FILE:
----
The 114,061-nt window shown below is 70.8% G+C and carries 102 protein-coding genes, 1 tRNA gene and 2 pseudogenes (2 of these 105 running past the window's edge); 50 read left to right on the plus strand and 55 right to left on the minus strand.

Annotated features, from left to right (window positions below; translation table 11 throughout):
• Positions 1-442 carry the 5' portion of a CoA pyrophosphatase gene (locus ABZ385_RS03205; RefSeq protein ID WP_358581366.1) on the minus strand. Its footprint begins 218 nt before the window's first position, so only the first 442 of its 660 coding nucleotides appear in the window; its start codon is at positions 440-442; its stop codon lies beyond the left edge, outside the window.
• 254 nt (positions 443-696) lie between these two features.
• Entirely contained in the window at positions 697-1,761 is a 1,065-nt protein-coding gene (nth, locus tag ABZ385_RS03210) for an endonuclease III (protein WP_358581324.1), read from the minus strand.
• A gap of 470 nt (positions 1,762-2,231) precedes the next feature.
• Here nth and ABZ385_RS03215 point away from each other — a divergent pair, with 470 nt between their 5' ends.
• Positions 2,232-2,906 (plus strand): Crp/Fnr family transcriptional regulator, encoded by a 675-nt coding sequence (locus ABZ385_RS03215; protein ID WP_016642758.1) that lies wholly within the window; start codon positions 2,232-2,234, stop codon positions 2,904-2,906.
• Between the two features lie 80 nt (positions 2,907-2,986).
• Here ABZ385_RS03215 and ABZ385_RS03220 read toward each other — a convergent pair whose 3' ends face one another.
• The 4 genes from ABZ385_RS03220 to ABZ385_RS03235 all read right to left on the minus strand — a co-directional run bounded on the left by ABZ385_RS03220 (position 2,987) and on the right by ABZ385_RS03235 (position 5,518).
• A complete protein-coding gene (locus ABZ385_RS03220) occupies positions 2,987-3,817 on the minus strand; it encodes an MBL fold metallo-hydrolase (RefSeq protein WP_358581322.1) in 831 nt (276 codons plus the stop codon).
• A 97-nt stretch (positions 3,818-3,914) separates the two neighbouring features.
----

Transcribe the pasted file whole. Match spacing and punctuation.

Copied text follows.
The 114,061-nt window shown below is 70.8% G+C and carries 102 protein-coding genes, 1 tRNA gene and 2 pseudogenes (2 of these 105 running past the window's edge); 50 read left to right on the plus strand and 55 right to left on the minus strand.

Annotated features, from left to right (window positions below; translation table 11 throughout):
• Positions 1-442 carry the 5' portion of a CoA pyrophosphatase gene (locus ABZ385_RS03205; RefSeq protein ID WP_358581366.1) on the minus strand. Its footprint begins 218 nt before the window's first position, so only the first 442 of its 660 coding nucleotides appear in the window; its start codon is at positions 440-442; its stop codon lies beyond the left edge, outside the window.
• 254 nt (positions 443-696) lie between these two features.
• Entirely contained in the window at positions 697-1,761 is a 1,065-nt protein-coding gene (nth, locus tag ABZ385_RS03210) for an endonuclease III (protein WP_358581324.1), read from the minus strand.
• A gap of 470 nt (positions 1,762-2,231) precedes the next feature.
• Here nth and ABZ385_RS03215 point away from each other — a divergent pair, with 470 nt between their 5' ends.
• Positions 2,232-2,906 (plus strand): Crp/Fnr family transcriptional regulator, encoded by a 675-nt coding sequence (locus ABZ385_RS03215; protein ID WP_016642758.1) that lies wholly within the window; start codon positions 2,232-2,234, stop codon positions 2,904-2,906.
• Between the two features lie 80 nt (positions 2,907-2,986).
• Here ABZ385_RS03215 and ABZ385_RS03220 read toward each other — a convergent pair whose 3' ends face one another.
• The 4 genes from ABZ385_RS03220 to ABZ385_RS03235 all read right to left on the minus strand — a co-directional run bounded on the left by ABZ385_RS03220 (position 2,987) and on the right by ABZ385_RS03235 (position 5,518).
• A complete protein-coding gene (locus ABZ385_RS03220) occupies positions 2,987-3,817 on the minus strand; it encodes an MBL fold metallo-hydrolase (RefSeq protein WP_358581322.1) in 831 nt (276 codons plus the stop codon).
• A 97-nt stretch (positions 3,818-3,914) separates the two neighbouring features.